Japan Starts Constructing Ice Wall at Crippled Fukushima Power Plant

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  • A worker stands in front of an 18-m (59-ft) high and 1.6-km (1-mile) long tsunami defence wall at Chubu Electric Power Co.'s Hamaoka Nuclear Power Station in Omaezaki, Shizuoka Prefecture, in this file picture taken May 17, 2013. In the three years since
    A worker stands in front of an 18-m (59-ft) high and 1.6-km (1-mile) long tsunami defence wall at Chubu Electric Power Co.'s Hamaoka Nuclear Power Station in Omaezaki, Shizuoka Prefecture, in this file picture taken May 17, 2013. In the three years since the Fukushima disaster, Japan's utilities have pledged $15 billion to harden their nuclear plants against earthquakes, tsunamis, tornadoes and terrorist attacks. But as Japan's nuclear safety regulator prepares to rule on whether the first of the country's 48 idled reactors is ready to be come back online, the post-Fukushima debate about how safe is safe enough has turned to a final risk: volcanoes. REUTERS/Toru Hanai/Files (JAPAN - Tags: BUSINESS ENERGY ENVIRONMENT DISASTER) REUTERS/Toru Hanai/Files
  • Wearing protective suits and masks, a Japanese journalist heads for the central control room for the unit one and unit two reactors during U.S. Ambassador to Japan Caroline Kennedy's visit to the tsunami-crippled Fukushima Daiichi nuclear plant at Okuma t
    Wearing protective suits and masks, a Japanese journalist heads for the central control room for the unit one and unit two reactors during U.S. Ambassador to Japan Caroline Kennedy's visit to the tsunami-crippled Fukushima Daiichi nuclear plant at Okuma town in Fukushima prefecture May 14, 2014. REUTERS/Toru Yamanaka/Pool (JAPAN - Tags: POLITICS DISASTER ENVIRONMENT ENERGY MEDIA) REUTERS/Toru Yamanaka/Pool
  • Wearing a protective suit and a mask, an employee of Japan's Tokyo Electric Power Co. (TEPCO) walks carefully along a dark aisle after U.S. Ambassador to Japan Caroline Kennedy visited the central control room for the unit one and unit two reactors at TEP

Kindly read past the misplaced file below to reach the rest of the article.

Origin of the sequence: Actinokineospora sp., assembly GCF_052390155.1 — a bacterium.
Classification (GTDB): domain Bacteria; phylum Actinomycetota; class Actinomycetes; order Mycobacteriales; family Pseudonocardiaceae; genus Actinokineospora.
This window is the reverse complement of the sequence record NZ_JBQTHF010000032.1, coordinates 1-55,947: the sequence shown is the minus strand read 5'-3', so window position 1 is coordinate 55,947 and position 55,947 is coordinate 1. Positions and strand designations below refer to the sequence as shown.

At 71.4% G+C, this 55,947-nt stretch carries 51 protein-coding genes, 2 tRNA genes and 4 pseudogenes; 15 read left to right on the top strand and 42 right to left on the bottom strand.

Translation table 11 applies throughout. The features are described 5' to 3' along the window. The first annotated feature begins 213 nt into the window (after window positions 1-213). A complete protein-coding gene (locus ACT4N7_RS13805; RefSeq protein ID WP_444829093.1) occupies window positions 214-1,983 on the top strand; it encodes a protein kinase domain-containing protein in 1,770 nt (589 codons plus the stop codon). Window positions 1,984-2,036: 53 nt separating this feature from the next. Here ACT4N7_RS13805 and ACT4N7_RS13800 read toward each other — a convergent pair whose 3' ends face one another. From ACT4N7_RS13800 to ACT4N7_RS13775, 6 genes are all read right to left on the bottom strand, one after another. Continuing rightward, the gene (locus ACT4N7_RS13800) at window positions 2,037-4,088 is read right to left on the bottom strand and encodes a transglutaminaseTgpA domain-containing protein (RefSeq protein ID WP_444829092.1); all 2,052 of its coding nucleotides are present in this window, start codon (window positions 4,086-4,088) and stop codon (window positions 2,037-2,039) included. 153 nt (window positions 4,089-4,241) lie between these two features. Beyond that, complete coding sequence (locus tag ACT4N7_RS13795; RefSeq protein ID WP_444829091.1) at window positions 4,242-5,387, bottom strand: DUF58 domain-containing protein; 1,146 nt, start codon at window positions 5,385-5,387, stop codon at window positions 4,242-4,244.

Wearing a protective suit and a mask, an employee of Japan's Tokyo Electric Power Co. (TEPCO) walks carefully along a dark aisle after U.S. Ambassador to Japan Caroline Kennedy visited the central control room for the unit one and unit two reactors at TEPCO's tsunami-crippled Fukushima Daiichi nuclear plant at Okuma town in Fukushima prefecture May 14, 2014. REUTERS/Toru Yamanaka/Pool (JAPAN - Tags: POLITICS DISASTER ENVIRONMENT ENERGY) REUTERS/Toru Yamanaka/Pool
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Tokyo Electric Power Co., operator of crippled Fukushima power plant, has started constructing a huge underground ice wall around the Fukushima No. 1 nuclear plant. This plan is seen to control and manage the production of toxic water at the complex devastated by a tsunami that was triggered by a magnitude 9 earthquake in March 2011.

The massive underground 1.5 km (0.9 mile) ice wall, similar to the snow-capped North Wall in the Game of Thrones, will be made by inserting 1,550 pipes into the ground. Coolant will circulate in the pipes thus freezing the surrounding soil.

Funded by the government at $300 million, the ice wall will prevent groundwater from seeping into the plant and mixing with contaminated water inside. The Fukushima power plant produces around 400 tonnes of contaminated water daily. They emanate from both cooling water being pumped into the reactors and from groundwater flowing into the basements of the stricken reactor buildings.

TEPCO has targeted the end of March 2015 as completion date of the gigantic wall. Fully freezing the soil, however, will take a few months, Kyodo cited an unidentified TEPCO official had said.

TEPCO announced the plans for the ice wall in September 2013.

Sceptics remain wary however if the plan will really work. TEPCO may be able to freeze the surrounding soil but keeping it frozen could be a problem. Summers in Japan sometimes spike to an average of 86 degrees.

The video of the construction of the ice wall can be seen here.

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